The greater Puget Sound area is home to four of the five longest floating bridges in the world. Seattle engineer, Homer Hadley, introduced the idea in the early 1930s. Pontoon bridges were a sound solution for the area’s deep, soft lake bed. The SR520 Evergreen Point Bridge became the longest floating bridge in the world upon opening in 1963.
A Challenging Environment, A Challenging Problem
The first floating bridge in Washington State opened in 1940 to great success. But there have been major setbacks related to our area’s occasional windstorms. In 1990 the old Lacey V. Murrow Bridge sank during refurbishment after 50 years of successful operation when a series of human errors and a holiday storm event coincided to fill the center pontoon with water and initiate progressive failure of the entire bridge. In 1979 the Hood Canal Bridge suffered catastrophic failure and sank in a wind storm with average wind speeds in excess of 80 mph.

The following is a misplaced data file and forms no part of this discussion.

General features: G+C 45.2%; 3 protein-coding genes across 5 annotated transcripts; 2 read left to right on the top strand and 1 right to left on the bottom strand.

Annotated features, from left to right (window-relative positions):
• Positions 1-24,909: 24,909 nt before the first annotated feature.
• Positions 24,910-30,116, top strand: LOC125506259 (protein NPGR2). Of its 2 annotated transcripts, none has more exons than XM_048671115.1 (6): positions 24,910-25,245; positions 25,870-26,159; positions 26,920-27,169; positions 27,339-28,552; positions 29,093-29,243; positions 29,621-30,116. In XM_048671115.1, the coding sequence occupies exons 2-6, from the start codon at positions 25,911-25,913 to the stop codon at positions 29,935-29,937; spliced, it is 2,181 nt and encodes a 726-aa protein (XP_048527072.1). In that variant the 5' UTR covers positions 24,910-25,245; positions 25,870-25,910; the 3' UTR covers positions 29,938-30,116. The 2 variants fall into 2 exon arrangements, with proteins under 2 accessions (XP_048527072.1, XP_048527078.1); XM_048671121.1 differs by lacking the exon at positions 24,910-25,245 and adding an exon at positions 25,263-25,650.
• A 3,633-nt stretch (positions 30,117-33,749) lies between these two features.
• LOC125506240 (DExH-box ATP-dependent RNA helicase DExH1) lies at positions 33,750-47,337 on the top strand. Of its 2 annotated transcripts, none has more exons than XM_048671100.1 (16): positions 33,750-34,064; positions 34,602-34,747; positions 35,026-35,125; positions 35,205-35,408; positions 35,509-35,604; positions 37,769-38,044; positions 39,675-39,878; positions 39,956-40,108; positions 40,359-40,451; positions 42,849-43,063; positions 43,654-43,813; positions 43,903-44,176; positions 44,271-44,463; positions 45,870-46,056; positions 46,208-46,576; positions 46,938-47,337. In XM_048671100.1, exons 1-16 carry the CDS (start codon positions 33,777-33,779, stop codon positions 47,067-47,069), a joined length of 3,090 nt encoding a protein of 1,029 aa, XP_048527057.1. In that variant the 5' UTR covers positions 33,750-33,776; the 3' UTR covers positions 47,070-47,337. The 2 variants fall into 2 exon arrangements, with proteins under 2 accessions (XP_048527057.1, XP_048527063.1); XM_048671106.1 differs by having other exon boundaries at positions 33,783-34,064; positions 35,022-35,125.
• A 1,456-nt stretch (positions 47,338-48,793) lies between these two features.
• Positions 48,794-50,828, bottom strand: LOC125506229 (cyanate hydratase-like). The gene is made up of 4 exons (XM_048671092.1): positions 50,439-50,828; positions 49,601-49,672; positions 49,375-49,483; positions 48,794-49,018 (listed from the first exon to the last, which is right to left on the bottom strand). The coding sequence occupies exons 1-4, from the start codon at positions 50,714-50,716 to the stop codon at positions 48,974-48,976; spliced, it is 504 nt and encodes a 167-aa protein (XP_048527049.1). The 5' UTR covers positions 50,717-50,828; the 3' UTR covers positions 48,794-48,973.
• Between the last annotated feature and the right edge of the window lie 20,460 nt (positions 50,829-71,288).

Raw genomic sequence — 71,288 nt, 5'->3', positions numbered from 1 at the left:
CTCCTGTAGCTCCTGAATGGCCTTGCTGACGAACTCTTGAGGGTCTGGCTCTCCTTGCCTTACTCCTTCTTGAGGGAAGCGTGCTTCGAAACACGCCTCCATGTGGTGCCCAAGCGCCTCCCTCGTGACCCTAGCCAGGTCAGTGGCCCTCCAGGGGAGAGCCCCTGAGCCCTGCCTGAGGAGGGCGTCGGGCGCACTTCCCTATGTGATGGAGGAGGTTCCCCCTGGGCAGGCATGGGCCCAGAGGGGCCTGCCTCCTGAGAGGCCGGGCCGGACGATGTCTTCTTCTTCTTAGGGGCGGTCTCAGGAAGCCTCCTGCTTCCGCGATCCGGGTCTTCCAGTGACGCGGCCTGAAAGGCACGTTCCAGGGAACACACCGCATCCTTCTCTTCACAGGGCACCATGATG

WSDOT commissioned Glosten in 1983 to evaluate the wind and wave forces for the new I-90 bridge design and the two existing Lake Washington bridges. The analysis of floating bridges represents a unique challenge, because the wave loads and structural deformation interact. The state-of-the-art method used to predict the dynamic motions and internal structural loads is known as hydroelastic analysis.
Collaboration and On-going Improvement
Glosten collaborated with local civil engineers 30 years ago to solve this complex problem by integrating hydrodynamic analysis, wave hindcasting, and stochastic analysis with structural analysis tools. Over the following decades WSDOT periodically recognized the need to revisit and refine the bridge analyses as wind data collection and analysis methods advanced. State of Washington Bridge Division engineers still rely on Glosten’s expertise today to assess the forces on the State’s floating bridges. Our most recent projects, the wind and wave loads analysis of the SR520 Replacement Bridge and the re-evaluation of the Homer Hadley Bridge for light rail traffic, incorporate the latest wind data, 3D hydrodynamic analysis codes, and commercially available structural analysis tools.
SR520 Replacement Bridge
Washington’s SR520 Bridge Replacement and HOV system will enhance safety by replacing the aging floating bridge and keep the region moving with vital transit and roadway improvements. The State estimates construction will be completed in 2017.
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